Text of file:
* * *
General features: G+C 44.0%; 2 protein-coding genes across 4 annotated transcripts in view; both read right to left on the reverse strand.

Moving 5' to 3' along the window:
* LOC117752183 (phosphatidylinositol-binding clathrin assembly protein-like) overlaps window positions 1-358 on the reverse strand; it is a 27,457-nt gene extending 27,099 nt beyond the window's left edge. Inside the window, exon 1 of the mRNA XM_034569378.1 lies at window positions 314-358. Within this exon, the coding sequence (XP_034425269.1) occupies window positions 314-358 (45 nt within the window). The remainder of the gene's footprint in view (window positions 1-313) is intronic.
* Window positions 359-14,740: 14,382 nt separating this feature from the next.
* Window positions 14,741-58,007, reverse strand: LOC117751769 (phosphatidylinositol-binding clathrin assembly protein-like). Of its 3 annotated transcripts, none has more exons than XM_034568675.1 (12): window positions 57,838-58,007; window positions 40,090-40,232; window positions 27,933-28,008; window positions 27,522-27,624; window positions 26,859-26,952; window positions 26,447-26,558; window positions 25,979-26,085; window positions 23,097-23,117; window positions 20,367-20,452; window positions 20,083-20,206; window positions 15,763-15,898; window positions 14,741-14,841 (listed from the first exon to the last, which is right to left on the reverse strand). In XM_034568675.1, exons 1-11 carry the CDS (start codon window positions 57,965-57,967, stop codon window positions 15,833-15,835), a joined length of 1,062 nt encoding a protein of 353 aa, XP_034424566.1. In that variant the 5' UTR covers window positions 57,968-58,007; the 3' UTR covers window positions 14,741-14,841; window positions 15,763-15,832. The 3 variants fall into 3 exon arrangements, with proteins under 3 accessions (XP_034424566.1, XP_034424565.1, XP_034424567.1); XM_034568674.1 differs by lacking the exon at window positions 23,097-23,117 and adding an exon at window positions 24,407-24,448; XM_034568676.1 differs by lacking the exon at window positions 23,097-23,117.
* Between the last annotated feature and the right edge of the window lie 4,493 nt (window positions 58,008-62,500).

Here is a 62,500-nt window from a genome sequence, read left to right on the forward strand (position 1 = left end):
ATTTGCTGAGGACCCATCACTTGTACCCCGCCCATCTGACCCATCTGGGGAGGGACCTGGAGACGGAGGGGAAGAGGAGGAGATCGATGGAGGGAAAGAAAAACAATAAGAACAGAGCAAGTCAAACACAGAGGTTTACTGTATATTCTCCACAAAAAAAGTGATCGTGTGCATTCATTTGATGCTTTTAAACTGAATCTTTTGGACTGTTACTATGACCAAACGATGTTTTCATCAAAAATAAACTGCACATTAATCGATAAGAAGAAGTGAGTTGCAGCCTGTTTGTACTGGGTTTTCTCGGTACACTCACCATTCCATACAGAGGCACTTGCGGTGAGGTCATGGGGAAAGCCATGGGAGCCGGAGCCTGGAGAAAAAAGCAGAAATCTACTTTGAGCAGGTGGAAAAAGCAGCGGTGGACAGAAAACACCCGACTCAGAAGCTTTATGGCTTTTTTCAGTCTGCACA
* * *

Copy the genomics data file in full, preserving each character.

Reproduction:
General features: G+C 44.0%; 2 protein-coding genes across 4 annotated transcripts in view; both read right to left on the reverse strand.

Moving 5' to 3' along the window:
* LOC117752183 (phosphatidylinositol-binding clathrin assembly protein-like) overlaps window positions 1-358 on the reverse strand; it is a 27,457-nt gene extending 27,099 nt beyond the window's left edge. Inside the window, exon 1 of the mRNA XM_034569378.1 lies at window positions 314-358. Within this exon, the coding sequence (XP_034425269.1) occupies window positions 314-358 (45 nt within the window). The remainder of the gene's footprint in view (window positions 1-313) is intronic.
* Window positions 359-14,740: 14,382 nt separating this feature from the next.
* Window positions 14,741-58,007, reverse strand: LOC117751769 (phosphatidylinositol-binding clathrin assembly protein-like). Of its 3 annotated transcripts, none has more exons than XM_034568675.1 (12): window positions 57,838-58,007; window positions 40,090-40,232; window positions 27,933-28,008; window positions 27,522-27,624; window positions 26,859-26,952; window positions 26,447-26,558; window positions 25,979-26,085; window positions 23,097-23,117; window positions 20,367-20,452; window positions 20,083-20,206; window positions 15,763-15,898; window positions 14,741-14,841 (listed from the first exon to the last, which is right to left on the reverse strand). In XM_034568675.1, exons 1-11 carry the CDS (start codon window positions 57,965-57,967, stop codon window positions 15,833-15,835), a joined length of 1,062 nt encoding a protein of 353 aa, XP_034424566.1. In that variant the 5' UTR covers window positions 57,968-58,007; the 3' UTR covers window positions 14,741-14,841; window positions 15,763-15,832. The 3 variants fall into 3 exon arrangements, with proteins under 3 accessions (XP_034424566.1, XP_034424565.1, XP_034424567.1); XM_034568674.1 differs by lacking the exon at window positions 23,097-23,117 and adding an exon at window positions 24,407-24,448; XM_034568676.1 differs by lacking the exon at window positions 23,097-23,117.
* Between the last annotated feature and the right edge of the window lie 4,493 nt (window positions 58,008-62,500).

Here is a 62,500-nt window from a genome sequence, read left to right on the forward strand (position 1 = left end):
ATTTGCTGAGGACCCATCACTTGTACCCCGCCCATCTGACCCATCTGGGGAGGGACCTGGAGACGGAGGGGAAGAGGAGGAGATCGATGGAGGGAAAGAAAAACAATAAGAACAGAGCAAGTCAAACACAGAGGTTTACTGTATATTCTCCACAAAAAAAGTGATCGTGTGCATTCATTTGATGCTTTTAAACTGAATCTTTTGGACTGTTACTATGACCAAACGATGTTTTCATCAAAAATAAACTGCACATTAATCGATAAGAAGAAGTGAGTTGCAGCCTGTTTGTACTGGGTTTTCTCGGTACACTCACCATTCCATACAGAGGCACTTGCGGTGAGGTCATGGGGAAAGCCATGGGAGCCGGAGCCTGGAGAAAAAAGCAGAAATCTACTTTGAGCAGGTGGAAAAAGCAGCGGTGGACAGAAAACACCCGACTCAGAAGCTTTATGGCTTTTTTCAGTCTGCACA